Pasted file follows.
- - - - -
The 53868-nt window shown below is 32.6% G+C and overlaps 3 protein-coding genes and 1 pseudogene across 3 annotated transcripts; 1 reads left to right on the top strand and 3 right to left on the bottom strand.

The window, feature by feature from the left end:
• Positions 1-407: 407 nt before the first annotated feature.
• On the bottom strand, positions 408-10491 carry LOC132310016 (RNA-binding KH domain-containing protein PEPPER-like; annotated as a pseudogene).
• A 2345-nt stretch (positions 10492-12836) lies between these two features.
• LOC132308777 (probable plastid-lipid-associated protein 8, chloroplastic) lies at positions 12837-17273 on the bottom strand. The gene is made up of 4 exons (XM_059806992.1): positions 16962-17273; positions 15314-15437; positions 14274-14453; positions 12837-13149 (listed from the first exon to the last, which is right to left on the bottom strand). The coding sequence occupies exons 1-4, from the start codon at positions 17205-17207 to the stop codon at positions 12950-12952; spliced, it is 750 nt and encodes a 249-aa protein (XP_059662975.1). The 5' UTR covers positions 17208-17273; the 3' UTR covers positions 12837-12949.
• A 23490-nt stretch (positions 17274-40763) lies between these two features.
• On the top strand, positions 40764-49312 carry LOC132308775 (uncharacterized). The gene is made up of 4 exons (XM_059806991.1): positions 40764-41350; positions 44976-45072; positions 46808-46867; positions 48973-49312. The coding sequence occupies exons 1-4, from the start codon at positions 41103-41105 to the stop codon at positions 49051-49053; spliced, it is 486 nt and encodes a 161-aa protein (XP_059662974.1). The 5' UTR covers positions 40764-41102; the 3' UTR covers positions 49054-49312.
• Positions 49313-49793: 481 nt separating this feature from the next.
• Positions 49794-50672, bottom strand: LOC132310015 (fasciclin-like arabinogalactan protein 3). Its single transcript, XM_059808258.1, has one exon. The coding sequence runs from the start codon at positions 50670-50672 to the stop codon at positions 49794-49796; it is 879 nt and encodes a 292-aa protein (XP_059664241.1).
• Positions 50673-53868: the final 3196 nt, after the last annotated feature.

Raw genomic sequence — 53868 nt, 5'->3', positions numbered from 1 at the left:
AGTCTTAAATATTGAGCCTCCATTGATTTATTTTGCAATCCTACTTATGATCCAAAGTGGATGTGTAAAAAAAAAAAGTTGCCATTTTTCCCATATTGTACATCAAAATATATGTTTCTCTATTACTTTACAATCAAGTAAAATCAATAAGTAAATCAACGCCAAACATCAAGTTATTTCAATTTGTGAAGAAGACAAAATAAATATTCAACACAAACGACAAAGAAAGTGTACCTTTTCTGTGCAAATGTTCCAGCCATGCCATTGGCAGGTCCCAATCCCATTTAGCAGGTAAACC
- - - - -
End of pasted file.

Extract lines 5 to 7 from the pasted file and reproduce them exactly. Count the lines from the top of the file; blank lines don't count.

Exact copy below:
• A 2345-nt stretch (positions 10492-12836) lies between these two features.
• LOC132308777 (probable plastid-lipid-associated protein 8, chloroplastic) lies at positions 12837-17273 on the bottom strand. The gene is made up of 4 exons (XM_059806992.1): positions 16962-17273; positions 15314-15437; positions 14274-14453; positions 12837-13149 (listed from the first exon to the last, which is right to left on the bottom strand). The coding sequence occupies exons 1-4, from the start codon at positions 17205-17207 to the stop codon at positions 12950-12952; spliced, it is 750 nt and encodes a 249-aa protein (XP_059662975.1). The 5' UTR covers positions 17208-17273; the 3' UTR covers positions 12837-12949.
• A 23490-nt stretch (positions 17274-40763) lies between these two features.